ddition, in 1508, he visited Rome and returned with visions of bare flesh, erotic vigor and Adam and Eve in the exact transition from naked to almost nude. This pleased his patron Philip of Burgundy who asked him to make portraits of girls for his walls. However, not everybody was pleased with the explicit portraits of Adam and Eve such as the diarist John Evelyn, and they started criticizing Gossaert’s work. Nevertheless, Gossaert continued to make more nude figures despite the criticism and his exhibition has received more than eighty works from all over the world. This paper will discuss John Gossaert’s treatment of classical nude figure in the renaissance art of the period1400-1550.
The admiration for Gossaert’s intriguing works of art from Van Mander and Durer make it frustrating that there is quite a few drawings and painting that can be linked to him. He mostly worked alone although is said to have collaborated with a few other landscape painters and other artists such as Gerald David. According to Elkins (2008. p.42), Gossaert excelled particularly in making single panel paintings and portraits, which were about half of his work. Most of his work involved biblical and devotional themes such as those of the Virgin and Child, Adam and Eve, and some episode from the Passion of Christ among others (Grössinger, 1997. P. 13). He also introduced mythological themes, which had nude figures with high eroticism. However, his treatment of nude figures was not limited to mythological themes only but was also essential in his devotional and biblical themes such as the drawings and paintings of the Virgin and Child and Adam and Eve.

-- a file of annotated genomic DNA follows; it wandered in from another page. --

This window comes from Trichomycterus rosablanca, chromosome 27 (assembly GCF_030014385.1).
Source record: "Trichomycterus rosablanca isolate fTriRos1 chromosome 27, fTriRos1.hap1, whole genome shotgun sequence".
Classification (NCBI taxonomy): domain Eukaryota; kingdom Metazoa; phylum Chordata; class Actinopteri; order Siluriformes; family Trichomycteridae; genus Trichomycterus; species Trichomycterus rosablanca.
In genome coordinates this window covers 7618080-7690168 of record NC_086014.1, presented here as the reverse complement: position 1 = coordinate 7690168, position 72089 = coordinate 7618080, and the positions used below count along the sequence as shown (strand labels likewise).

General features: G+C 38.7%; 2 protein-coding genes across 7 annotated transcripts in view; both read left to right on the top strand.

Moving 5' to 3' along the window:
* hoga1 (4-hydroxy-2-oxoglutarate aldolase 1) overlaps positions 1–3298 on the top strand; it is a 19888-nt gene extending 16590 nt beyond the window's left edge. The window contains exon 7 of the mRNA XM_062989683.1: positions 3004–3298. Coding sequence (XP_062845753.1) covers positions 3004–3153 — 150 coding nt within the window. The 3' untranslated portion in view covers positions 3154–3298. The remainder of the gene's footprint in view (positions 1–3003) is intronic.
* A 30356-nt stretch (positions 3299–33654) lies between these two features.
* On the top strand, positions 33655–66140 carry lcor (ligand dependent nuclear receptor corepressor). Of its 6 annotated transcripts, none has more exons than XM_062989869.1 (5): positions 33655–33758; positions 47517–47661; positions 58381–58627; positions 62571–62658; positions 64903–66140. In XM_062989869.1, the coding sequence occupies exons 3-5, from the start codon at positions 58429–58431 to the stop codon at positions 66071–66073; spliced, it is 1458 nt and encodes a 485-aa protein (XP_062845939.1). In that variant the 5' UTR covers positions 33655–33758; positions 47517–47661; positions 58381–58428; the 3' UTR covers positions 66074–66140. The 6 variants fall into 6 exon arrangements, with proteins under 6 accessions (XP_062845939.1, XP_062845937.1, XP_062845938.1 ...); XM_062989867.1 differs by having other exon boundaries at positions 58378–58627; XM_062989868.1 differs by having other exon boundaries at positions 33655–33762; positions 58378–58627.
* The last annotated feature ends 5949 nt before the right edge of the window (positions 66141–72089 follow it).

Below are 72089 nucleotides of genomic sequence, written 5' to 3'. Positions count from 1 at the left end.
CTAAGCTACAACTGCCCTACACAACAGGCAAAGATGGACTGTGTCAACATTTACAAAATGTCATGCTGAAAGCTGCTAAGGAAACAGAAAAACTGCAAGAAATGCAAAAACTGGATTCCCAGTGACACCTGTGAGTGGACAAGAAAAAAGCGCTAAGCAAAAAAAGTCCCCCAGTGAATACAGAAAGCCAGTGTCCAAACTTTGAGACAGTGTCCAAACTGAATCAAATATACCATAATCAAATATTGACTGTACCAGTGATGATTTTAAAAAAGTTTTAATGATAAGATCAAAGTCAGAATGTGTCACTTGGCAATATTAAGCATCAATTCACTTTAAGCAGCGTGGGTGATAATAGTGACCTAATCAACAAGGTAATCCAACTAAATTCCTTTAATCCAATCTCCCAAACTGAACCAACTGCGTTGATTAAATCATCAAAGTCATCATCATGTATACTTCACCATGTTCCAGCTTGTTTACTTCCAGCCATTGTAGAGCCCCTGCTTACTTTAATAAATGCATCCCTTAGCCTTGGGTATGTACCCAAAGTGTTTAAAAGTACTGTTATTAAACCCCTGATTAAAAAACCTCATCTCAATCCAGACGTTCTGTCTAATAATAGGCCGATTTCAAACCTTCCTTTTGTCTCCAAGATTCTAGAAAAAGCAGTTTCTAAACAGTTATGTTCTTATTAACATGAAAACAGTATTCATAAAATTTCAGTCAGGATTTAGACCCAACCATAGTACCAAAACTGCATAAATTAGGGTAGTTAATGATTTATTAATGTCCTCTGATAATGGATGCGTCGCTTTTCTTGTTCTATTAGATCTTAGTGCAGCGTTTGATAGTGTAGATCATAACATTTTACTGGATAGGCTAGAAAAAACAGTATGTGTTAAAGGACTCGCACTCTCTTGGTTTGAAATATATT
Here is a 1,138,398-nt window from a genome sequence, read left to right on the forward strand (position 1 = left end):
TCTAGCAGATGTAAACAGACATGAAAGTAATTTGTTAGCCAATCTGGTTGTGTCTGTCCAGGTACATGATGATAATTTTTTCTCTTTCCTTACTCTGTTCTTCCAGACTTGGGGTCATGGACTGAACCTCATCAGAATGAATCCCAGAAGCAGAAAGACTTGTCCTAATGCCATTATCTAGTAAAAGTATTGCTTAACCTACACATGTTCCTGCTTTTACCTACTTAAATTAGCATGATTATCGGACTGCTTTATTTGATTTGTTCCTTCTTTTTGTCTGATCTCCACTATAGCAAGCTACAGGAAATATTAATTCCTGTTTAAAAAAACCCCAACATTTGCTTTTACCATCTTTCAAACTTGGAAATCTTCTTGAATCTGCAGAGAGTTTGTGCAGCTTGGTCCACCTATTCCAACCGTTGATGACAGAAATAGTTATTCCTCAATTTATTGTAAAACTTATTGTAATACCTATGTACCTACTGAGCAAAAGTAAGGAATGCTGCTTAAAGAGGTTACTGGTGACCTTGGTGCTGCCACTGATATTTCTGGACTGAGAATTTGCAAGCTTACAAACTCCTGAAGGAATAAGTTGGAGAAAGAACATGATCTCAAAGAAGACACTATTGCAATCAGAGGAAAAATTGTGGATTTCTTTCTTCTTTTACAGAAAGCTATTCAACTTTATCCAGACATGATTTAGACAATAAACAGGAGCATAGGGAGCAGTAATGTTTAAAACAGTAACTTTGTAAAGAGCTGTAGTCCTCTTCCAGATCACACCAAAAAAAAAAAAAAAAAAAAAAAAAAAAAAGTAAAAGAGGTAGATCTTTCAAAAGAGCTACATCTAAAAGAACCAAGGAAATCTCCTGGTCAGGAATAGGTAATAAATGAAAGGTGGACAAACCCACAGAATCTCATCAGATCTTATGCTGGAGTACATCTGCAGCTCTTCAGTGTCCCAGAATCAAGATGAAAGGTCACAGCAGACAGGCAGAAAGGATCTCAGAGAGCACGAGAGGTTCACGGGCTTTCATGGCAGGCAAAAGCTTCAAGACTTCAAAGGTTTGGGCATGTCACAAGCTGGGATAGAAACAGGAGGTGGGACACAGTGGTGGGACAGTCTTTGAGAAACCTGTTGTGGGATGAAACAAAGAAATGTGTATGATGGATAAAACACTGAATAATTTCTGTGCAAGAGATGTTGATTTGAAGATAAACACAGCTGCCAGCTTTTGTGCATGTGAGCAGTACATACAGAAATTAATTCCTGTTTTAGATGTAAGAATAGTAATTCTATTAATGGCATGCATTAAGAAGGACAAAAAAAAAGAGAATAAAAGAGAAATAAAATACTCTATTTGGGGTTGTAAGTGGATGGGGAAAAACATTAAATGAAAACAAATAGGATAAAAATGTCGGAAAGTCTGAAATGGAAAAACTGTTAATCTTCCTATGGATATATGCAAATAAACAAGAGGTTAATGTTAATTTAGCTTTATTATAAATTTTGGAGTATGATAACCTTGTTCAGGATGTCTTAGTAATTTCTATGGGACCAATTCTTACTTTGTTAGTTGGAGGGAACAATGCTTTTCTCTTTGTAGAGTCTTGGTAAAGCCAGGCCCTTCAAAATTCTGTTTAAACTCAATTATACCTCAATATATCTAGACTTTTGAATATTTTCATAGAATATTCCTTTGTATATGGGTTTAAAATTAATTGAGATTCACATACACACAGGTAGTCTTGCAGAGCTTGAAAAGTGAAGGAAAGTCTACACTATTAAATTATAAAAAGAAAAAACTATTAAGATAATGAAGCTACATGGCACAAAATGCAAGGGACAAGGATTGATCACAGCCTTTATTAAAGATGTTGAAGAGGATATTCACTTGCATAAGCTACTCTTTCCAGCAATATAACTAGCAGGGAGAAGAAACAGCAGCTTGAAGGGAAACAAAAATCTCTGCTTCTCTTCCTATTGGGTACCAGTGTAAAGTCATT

The biblical theme of Adam and Eve of 1520 shows the influence of Rome on Gossaert’s work. The painting gave Gossaert an opportunity to express the male and female nudes at a life size scale in some of his paintings. He impacts a biblical story of the origin of knowledge of sex through the two figures of Adam and Eve entangled in